In Our world we celebrate autism awareness every month, every day, and every minute. I do appreciate the thought of bringing awareness to something that many people deal with day in and day out but the fact is this my son will never be accepted in the social norm of things and that is something I am still trying to process and accept myself. He is loud and he chirps at different things. He looks just like any “normal child” but his meltdowns set him apart. He screams. He sits and lines cars up for hours while he rocks in place. He talks about the same airplanes for hours.  He has a room “his office” where, although a cluttered mess, he knows where every lego or every piece of paper is because they are ALL his “treats” aka treasures.  He plays on his tablet more than I’m sure you think he should, but that keeps him engaged for more than two minutes, in his games and videos he is in control of his otherwise out of control world.  He is so smart and so funny, his laugh lights up my world more than a few times daily.  He did not choose this life but it is what was given to him and he is making them most of it. So as an autism mom I ask this of you.  The next time you see a child don’t be so quick to judge their behavior. If you know a family who has an autistic child offer to watch their child so they can go out to dinner or on a date with their spouse. Encourage not discourage your own child to play with them, laugh with them and be friendly with them. Treat that child with love and respect just as you treat other kids.  Kids with autism are just like other kids trying to make it in this difficult world. They just have to find a way as unique as they are.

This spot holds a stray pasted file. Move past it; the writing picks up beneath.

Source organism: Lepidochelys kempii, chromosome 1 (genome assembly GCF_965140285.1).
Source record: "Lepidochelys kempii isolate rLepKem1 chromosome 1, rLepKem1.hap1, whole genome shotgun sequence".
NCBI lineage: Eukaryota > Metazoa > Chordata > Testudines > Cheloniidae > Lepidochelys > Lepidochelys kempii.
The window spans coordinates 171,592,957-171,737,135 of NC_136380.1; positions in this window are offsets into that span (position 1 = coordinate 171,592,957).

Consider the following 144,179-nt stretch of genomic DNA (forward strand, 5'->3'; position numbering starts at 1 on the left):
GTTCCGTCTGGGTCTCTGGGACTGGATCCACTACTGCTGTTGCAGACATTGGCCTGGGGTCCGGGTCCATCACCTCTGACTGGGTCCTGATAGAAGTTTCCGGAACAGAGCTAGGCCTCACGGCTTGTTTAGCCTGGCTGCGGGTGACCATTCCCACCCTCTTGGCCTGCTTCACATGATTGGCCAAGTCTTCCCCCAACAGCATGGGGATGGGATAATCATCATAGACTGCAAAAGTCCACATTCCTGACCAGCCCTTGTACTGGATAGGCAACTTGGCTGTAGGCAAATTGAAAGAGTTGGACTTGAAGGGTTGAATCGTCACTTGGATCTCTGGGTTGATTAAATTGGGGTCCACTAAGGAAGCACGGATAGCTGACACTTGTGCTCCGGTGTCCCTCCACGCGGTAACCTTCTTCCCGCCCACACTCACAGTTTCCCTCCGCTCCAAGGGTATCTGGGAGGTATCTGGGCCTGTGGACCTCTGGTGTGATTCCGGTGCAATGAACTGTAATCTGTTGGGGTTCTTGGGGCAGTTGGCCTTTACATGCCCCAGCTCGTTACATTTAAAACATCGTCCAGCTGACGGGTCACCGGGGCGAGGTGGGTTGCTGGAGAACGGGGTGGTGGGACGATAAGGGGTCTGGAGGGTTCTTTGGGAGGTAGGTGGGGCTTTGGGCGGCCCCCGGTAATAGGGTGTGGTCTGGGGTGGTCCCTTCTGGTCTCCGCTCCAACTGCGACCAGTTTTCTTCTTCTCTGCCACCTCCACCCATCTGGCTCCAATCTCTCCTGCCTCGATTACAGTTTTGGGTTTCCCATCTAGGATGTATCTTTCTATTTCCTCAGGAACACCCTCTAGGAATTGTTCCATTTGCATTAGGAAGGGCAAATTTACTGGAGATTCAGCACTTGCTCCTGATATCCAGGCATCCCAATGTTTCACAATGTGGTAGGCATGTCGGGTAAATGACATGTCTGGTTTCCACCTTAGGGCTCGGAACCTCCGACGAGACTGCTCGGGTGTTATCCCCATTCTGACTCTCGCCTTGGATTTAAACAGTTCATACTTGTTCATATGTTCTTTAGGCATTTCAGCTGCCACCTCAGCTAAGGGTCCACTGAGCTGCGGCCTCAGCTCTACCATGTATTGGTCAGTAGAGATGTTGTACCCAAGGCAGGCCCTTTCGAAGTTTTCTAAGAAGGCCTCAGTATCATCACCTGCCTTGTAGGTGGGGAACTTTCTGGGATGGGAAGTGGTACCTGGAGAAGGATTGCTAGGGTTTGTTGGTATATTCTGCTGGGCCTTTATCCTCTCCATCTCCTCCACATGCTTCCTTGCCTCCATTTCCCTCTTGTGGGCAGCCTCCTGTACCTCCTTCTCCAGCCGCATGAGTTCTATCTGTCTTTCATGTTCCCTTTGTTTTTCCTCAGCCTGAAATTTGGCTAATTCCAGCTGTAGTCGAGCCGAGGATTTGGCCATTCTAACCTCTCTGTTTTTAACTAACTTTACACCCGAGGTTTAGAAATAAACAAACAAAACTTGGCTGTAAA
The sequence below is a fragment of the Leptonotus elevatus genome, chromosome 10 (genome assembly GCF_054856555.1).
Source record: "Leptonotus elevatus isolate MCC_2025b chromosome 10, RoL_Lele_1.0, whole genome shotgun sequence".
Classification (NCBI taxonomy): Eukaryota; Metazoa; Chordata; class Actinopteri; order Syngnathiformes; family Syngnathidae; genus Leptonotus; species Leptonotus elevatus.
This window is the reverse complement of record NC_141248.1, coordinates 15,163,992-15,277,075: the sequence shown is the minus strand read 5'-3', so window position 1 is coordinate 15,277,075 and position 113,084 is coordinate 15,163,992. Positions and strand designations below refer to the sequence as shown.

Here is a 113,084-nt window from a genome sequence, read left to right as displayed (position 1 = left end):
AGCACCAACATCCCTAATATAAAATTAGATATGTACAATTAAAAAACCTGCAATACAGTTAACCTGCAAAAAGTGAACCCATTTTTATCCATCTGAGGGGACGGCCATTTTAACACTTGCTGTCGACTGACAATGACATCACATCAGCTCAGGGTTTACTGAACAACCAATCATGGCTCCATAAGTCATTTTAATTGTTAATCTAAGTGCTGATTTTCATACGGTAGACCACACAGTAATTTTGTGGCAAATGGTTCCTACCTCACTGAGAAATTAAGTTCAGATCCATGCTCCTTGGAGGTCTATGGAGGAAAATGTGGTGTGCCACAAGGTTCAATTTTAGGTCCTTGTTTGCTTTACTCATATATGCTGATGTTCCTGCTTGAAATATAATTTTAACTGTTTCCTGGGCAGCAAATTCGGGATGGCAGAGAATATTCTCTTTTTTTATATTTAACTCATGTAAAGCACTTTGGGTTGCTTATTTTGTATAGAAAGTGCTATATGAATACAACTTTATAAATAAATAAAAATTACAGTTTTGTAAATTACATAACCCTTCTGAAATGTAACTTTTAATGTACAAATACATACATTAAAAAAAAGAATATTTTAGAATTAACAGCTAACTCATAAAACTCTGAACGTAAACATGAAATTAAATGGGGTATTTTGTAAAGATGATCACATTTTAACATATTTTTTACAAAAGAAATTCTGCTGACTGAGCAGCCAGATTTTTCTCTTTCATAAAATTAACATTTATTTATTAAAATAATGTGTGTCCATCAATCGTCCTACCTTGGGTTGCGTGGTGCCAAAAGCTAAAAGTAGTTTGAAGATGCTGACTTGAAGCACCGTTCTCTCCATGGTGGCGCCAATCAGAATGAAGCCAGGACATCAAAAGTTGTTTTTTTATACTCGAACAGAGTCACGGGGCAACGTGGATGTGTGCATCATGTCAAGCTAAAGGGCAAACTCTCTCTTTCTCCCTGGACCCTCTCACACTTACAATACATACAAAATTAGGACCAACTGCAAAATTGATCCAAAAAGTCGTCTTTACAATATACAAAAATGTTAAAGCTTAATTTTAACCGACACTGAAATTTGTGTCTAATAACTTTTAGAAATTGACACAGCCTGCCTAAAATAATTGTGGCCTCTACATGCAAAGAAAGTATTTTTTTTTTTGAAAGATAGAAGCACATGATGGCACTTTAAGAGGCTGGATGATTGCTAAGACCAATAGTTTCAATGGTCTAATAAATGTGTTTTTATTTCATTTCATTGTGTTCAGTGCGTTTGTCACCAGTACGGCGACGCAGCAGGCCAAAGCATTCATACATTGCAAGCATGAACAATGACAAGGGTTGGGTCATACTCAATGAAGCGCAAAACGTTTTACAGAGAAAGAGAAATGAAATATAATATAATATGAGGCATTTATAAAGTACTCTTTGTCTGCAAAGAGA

My autism awareness 💙

Buying a tshirt or donating money to an organization is great, but getting it actually know someone with autism is a much brighter beautiful action.  And by doing so it could just be the first step to making our world a better place for everyone to live it.   

So this month I will flood my social media with facts about autism and pictures of my amazing little guy in the hopes that one, just one person takes the “awesomeness” to heart and takes time to actually get to know someone with autism.  They might be surprised to see just how bright that person shines.     

From our beautiful chaos to yours God does not create junk. We are all beautifully made in His image. Remember that. Much love